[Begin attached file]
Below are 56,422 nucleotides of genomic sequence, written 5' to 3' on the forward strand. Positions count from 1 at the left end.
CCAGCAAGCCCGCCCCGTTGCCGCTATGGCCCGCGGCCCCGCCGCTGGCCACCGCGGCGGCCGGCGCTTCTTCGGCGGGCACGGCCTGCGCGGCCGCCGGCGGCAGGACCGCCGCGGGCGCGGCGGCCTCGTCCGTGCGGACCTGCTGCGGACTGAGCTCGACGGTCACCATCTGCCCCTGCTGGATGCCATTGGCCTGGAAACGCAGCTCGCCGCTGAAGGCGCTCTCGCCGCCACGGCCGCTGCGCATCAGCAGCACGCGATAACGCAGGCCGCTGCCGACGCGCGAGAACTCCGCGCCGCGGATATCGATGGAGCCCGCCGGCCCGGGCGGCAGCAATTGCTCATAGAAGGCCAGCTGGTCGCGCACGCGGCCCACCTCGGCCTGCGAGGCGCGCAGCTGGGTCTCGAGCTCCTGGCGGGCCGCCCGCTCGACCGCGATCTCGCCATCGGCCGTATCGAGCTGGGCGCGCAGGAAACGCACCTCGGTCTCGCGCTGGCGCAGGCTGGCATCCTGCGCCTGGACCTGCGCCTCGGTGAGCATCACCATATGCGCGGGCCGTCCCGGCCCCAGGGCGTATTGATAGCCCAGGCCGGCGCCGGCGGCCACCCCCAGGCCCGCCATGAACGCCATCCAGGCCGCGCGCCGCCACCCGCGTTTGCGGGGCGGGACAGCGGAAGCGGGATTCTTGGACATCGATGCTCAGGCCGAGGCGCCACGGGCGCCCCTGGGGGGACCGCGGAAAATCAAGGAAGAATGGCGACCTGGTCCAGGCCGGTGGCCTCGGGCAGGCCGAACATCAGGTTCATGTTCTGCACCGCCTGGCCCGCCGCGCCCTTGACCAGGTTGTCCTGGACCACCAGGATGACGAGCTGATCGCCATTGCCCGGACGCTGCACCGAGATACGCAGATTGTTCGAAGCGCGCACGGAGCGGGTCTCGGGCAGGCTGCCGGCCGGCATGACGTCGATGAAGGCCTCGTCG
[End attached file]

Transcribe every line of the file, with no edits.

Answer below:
Below are 56,422 nucleotides of genomic sequence, written 5' to 3' on the forward strand. Positions count from 1 at the left end.
CCAGCAAGCCCGCCCCGTTGCCGCTATGGCCCGCGGCCCCGCCGCTGGCCACCGCGGCGGCCGGCGCTTCTTCGGCGGGCACGGCCTGCGCGGCCGCCGGCGGCAGGACCGCCGCGGGCGCGGCGGCCTCGTCCGTGCGGACCTGCTGCGGACTGAGCTCGACGGTCACCATCTGCCCCTGCTGGATGCCATTGGCCTGGAAACGCAGCTCGCCGCTGAAGGCGCTCTCGCCGCCACGGCCGCTGCGCATCAGCAGCACGCGATAACGCAGGCCGCTGCCGACGCGCGAGAACTCCGCGCCGCGGATATCGATGGAGCCCGCCGGCCCGGGCGGCAGCAATTGCTCATAGAAGGCCAGCTGGTCGCGCACGCGGCCCACCTCGGCCTGCGAGGCGCGCAGCTGGGTCTCGAGCTCCTGGCGGGCCGCCCGCTCGACCGCGATCTCGCCATCGGCCGTATCGAGCTGGGCGCGCAGGAAACGCACCTCGGTCTCGCGCTGGCGCAGGCTGGCATCCTGCGCCTGGACCTGCGCCTCGGTGAGCATCACCATATGCGCGGGCCGTCCCGGCCCCAGGGCGTATTGATAGCCCAGGCCGGCGCCGGCGGCCACCCCCAGGCCCGCCATGAACGCCATCCAGGCCGCGCGCCGCCACCCGCGTTTGCGGGGCGGGACAGCGGAAGCGGGATTCTTGGACATCGATGCTCAGGCCGAGGCGCCACGGGCGCCCCTGGGGGGACCGCGGAAAATCAAGGAAGAATGGCGACCTGGTCCAGGCCGGTGGCCTCGGGCAGGCCGAACATCAGGTTCATGTTCTGCACCGCCTGGCCCGCCGCGCCCTTGACCAGGTTGTCCTGGACCACCAGGATGACGAGCTGATCGCCATTGCCCGGACGCTGCACCGAGATACGCAGATTGTTCGAAGCGCGCACGGAGCGGGTCTCGGGCAGGCTGCCGGCCGGCATGACGTCGATGAAGGCCTCGTCG